Who doesn’t have stories? I certainly do. Growing up in wartime in a family of frightened Jews, I took in their fear and anger with every breath. My child’s body was acquainted with grief, and I learned to swallow down tears until I could no longer feel the sorrow, and years of clamping down on my gut created an unattractive belly bloat that no amount of dieting has ever been able to reduce.
As sorrow determined my shape, so it determined my life, since all I ever wanted to do was dance, to twirl and leap on a stage wild and free! But those were the days of Balanchine’s stick-thin ballet dancers, and a girl with hips and a belly wasn’t even encouraged to take lessons, much less aspire to be a dancer. Even so, that was what this girl was born for.
I danced in my dreams – still do – and choreographed every daytime step I took, climbing stairs, walking down the street, bending over to pet a dog. This embarrassed my mother no end so when she caught me at it she would hiss between tight teeth,
“Stop making a fool of yourself!”
So my sense of self-worth was questioned from early on, and I’m still trying to heal that. The process is arduous, but worth it, I think, even at my age. I am at last learning to admire the plucky kid I was then and what my particular gifts are good for. Anything less than self-acceptance, it seems to me now, is a huge waste of time.
Gradually, I bring breath into my lower belly where that toxic dump of hard-packed shame lies. Breathing in from as deep down as my breath can go, I dislodge old emotions of self-hate and humiliation, examining them carefully and letting the tears come. How many uncountable years have I allowed that poison to reside in my blood? And why?
My lower spine has more room now and I let it flex and twist into longed-for movement as my dancer-soul spirals back into my limbs. Breathe. Hiding and habitual shame fade as I begin to shift into the comfort zone of my birthright.
This amazing healing process fascinates me! I feel like a detective tracking down subtle clues from bloodstains on the floor of my life. They lead me into old closed rooms of my body where assumptions of not being good enough morph into feelings of being better than everyone else! I am shocked by what I find hiding there – old mean-spirited envy lurking in corners all squished up against self-righteous judgment – the shadow sides of all my deep humiliations projected outwards!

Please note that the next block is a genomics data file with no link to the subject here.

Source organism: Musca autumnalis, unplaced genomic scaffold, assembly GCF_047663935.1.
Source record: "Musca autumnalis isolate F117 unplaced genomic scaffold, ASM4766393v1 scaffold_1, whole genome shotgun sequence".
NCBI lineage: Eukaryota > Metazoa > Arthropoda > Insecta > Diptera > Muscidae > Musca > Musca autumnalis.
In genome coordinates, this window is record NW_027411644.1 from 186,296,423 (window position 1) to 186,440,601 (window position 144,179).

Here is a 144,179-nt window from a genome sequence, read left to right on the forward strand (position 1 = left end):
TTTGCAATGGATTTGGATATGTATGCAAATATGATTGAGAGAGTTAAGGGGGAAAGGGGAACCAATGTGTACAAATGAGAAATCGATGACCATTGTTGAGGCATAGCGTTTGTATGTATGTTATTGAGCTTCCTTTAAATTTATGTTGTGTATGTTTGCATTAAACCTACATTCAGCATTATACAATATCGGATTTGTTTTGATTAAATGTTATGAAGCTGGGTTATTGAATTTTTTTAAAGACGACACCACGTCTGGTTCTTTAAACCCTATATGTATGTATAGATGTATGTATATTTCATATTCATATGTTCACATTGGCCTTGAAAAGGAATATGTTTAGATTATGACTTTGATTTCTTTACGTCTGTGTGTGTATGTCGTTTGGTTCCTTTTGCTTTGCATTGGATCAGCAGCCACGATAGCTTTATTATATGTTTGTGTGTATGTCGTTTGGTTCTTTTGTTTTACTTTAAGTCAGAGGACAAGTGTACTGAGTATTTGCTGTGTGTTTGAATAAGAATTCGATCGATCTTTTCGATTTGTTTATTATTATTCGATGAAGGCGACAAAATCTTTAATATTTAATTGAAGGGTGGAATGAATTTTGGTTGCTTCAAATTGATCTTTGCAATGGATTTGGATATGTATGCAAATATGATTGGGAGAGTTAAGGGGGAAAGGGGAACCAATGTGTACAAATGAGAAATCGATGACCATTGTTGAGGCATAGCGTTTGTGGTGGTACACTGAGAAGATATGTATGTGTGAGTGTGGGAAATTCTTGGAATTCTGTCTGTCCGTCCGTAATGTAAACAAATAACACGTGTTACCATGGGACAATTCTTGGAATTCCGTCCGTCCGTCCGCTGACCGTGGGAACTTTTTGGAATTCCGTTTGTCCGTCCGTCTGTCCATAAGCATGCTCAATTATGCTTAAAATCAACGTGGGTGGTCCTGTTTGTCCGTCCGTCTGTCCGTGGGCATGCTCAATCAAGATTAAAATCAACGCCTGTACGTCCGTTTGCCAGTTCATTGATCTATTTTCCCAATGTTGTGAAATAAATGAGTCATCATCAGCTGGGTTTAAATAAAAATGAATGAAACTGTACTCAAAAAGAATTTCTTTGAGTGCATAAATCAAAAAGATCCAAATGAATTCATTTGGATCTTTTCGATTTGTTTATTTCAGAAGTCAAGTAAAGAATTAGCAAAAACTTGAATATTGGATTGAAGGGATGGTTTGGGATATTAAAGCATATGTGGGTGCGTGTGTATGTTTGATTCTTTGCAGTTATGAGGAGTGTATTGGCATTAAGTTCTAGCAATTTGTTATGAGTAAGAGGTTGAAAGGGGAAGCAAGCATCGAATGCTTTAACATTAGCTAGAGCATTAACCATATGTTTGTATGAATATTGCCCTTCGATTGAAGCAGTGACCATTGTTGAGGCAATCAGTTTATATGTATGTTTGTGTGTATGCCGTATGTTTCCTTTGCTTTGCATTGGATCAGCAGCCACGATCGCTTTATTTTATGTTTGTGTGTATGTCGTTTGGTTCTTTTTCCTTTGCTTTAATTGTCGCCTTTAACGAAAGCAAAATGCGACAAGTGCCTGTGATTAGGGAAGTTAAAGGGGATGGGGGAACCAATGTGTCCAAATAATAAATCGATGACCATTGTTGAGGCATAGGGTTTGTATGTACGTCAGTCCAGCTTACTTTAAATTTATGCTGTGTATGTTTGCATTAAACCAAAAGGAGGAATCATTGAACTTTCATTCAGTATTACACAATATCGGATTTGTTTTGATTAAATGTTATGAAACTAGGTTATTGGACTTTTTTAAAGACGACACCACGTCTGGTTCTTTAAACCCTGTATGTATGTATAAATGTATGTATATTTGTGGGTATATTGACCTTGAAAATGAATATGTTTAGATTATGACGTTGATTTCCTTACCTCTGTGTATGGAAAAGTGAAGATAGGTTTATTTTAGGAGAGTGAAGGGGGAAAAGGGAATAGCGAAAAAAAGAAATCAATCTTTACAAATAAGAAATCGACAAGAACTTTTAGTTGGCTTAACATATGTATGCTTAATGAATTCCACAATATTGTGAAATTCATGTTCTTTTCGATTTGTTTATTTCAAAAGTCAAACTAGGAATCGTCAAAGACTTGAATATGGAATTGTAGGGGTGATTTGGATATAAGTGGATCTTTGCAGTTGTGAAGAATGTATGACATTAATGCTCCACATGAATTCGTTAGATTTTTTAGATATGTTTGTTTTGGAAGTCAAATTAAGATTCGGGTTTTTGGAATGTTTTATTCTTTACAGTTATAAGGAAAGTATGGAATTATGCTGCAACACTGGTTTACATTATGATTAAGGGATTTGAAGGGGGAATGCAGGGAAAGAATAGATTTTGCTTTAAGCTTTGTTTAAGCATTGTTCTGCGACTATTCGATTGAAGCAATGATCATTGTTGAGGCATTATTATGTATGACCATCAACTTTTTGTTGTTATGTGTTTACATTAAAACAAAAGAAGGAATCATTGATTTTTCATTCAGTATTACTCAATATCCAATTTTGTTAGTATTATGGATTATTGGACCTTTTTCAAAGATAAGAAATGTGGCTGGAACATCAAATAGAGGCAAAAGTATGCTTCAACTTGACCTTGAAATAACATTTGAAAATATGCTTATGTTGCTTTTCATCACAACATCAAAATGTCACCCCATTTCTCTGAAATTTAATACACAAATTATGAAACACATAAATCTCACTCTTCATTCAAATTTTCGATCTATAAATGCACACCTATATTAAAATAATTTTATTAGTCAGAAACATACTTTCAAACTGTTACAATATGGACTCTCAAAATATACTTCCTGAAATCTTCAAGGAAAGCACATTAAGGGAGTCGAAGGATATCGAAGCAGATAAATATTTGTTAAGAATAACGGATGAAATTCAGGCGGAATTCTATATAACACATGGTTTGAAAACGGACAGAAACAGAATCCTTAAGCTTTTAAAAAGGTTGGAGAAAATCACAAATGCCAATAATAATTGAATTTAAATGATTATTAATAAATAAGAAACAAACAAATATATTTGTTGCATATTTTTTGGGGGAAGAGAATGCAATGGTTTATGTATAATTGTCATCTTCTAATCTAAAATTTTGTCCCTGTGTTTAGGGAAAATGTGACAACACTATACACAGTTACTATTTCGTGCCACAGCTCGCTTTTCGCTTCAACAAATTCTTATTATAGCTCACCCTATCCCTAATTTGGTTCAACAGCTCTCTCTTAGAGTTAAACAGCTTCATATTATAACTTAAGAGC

How embarrassing! But I recognize how those feelings of self-doubt can lead to fundamentalism, Right or Left, along with the arsenal of guns in bedrooms for protection against perceived enemies. We who mistrust ourselves deep down cannot help but project it onto other people, not realizing that the ‘enemy’ actually resides deep within ourselves where we are too ashamed to look.
So our pain becomes blame, and then we vote those into power who fan the flame of our fears. As a society, we’ve gotten way too good at that. Perhaps to find our way out of this conundrum we might start digging deep into our own fears and see what may be lurking there. And then try and clean it up.
Nobody ever said it would be easy. We humans are well meaning as a species, but quite imperfect – we really can be a clumsy bunch!
Many years ago, during a trip to New York to see my publisher, I decided to hire a taxicab for a day to visit scenes of my childhood, especially places where I had experienced a child’s pain and humiliation: old neighborhoods, my grade school, the beach at Coney Island, and finally the “Home for Incurables” where my Grandma had sat out her life, paralyzed by multiple sclerosis, in a wooden wheelchair.